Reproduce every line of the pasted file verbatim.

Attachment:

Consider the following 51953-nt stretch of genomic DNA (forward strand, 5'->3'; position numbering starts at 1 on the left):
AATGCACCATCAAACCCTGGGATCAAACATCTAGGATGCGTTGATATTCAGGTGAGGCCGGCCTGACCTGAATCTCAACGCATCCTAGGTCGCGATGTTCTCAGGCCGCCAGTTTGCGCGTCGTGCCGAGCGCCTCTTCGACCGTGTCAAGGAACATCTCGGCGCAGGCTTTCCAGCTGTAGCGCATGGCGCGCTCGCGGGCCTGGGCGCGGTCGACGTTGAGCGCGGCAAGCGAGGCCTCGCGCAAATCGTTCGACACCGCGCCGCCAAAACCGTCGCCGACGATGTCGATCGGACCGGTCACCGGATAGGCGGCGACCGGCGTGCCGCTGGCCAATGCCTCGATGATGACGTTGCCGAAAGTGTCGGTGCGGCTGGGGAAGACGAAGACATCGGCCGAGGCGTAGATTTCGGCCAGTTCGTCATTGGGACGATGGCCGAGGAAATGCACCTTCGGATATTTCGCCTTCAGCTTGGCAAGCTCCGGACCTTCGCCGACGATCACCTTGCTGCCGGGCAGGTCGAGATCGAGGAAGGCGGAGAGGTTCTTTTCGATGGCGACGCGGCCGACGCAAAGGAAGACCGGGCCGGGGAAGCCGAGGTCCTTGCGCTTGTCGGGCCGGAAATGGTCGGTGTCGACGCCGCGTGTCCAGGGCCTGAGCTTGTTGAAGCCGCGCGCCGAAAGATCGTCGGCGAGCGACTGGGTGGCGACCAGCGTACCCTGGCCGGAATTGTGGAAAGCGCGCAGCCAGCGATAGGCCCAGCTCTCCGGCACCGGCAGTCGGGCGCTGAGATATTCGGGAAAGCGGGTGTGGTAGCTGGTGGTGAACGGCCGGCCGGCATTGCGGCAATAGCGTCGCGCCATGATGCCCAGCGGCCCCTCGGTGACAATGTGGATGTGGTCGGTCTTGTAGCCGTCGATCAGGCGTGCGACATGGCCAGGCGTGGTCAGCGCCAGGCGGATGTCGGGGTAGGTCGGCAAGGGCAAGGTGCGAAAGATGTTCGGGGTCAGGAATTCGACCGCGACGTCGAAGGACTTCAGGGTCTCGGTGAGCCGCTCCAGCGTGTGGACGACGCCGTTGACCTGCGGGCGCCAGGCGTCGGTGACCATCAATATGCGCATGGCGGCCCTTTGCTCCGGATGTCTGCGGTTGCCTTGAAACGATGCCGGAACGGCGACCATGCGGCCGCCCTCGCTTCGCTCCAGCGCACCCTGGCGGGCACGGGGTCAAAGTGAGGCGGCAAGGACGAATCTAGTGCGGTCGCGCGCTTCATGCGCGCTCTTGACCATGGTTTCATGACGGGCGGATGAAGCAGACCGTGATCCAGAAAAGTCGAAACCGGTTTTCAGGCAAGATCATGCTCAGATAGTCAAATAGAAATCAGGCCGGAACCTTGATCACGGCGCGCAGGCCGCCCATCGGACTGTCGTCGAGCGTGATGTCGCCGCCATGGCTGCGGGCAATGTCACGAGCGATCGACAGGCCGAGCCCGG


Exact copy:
Consider the following 51953-nt stretch of genomic DNA (forward strand, 5'->3'; position numbering starts at 1 on the left):
AATGCACCATCAAACCCTGGGATCAAACATCTAGGATGCGTTGATATTCAGGTGAGGCCGGCCTGACCTGAATCTCAACGCATCCTAGGTCGCGATGTTCTCAGGCCGCCAGTTTGCGCGTCGTGCCGAGCGCCTCTTCGACCGTGTCAAGGAACATCTCGGCGCAGGCTTTCCAGCTGTAGCGCATGGCGCGCTCGCGGGCCTGGGCGCGGTCGACGTTGAGCGCGGCAAGCGAGGCCTCGCGCAAATCGTTCGACACCGCGCCGCCAAAACCGTCGCCGACGATGTCGATCGGACCGGTCACCGGATAGGCGGCGACCGGCGTGCCGCTGGCCAATGCCTCGATGATGACGTTGCCGAAAGTGTCGGTGCGGCTGGGGAAGACGAAGACATCGGCCGAGGCGTAGATTTCGGCCAGTTCGTCATTGGGACGATGGCCGAGGAAATGCACCTTCGGATATTTCGCCTTCAGCTTGGCAAGCTCCGGACCTTCGCCGACGATCACCTTGCTGCCGGGCAGGTCGAGATCGAGGAAGGCGGAGAGGTTCTTTTCGATGGCGACGCGGCCGACGCAAAGGAAGACCGGGCCGGGGAAGCCGAGGTCCTTGCGCTTGTCGGGCCGGAAATGGTCGGTGTCGACGCCGCGTGTCCAGGGCCTGAGCTTGTTGAAGCCGCGCGCCGAAAGATCGTCGGCGAGCGACTGGGTGGCGACCAGCGTACCCTGGCCGGAATTGTGGAAAGCGCGCAGCCAGCGATAGGCCCAGCTCTCCGGCACCGGCAGTCGGGCGCTGAGATATTCGGGAAAGCGGGTGTGGTAGCTGGTGGTGAACGGCCGGCCGGCATTGCGGCAATAGCGTCGCGCCATGATGCCCAGCGGCCCCTCGGTGACAATGTGGATGTGGTCGGTCTTGTAGCCGTCGATCAGGCGTGCGACATGGCCAGGCGTGGTCAGCGCCAGGCGGATGTCGGGGTAGGTCGGCAAGGGCAAGGTGCGAAAGATGTTCGGGGTCAGGAATTCGACCGCGACGTCGAAGGACTTCAGGGTCTCGGTGAGCCGCTCCAGCGTGTGGACGACGCCGTTGACCTGCGGGCGCCAGGCGTCGGTGACCATCAATATGCGCATGGCGGCCCTTTGCTCCGGATGTCTGCGGTTGCCTTGAAACGATGCCGGAACGGCGACCATGCGGCCGCCCTCGCTTCGCTCCAGCGCACCCTGGCGGGCACGGGGTCAAAGTGAGGCGGCAAGGACGAATCTAGTGCGGTCGCGCGCTTCATGCGCGCTCTTGACCATGGTTTCATGACGGGCGGATGAAGCAGACCGTGATCCAGAAAAGTCGAAACCGGTTTTCAGGCAAGATCATGCTCAGATAGTCAAATAGAAATCAGGCCGGAACCTTGATCACGGCGCGCAGGCCGCCCATCGGACTGTCGTCGAGCGTGATGTCGCCGCCATGGCTGCGGGCAATGTCACGAGCGATCGACAGGCCGAGCCCGG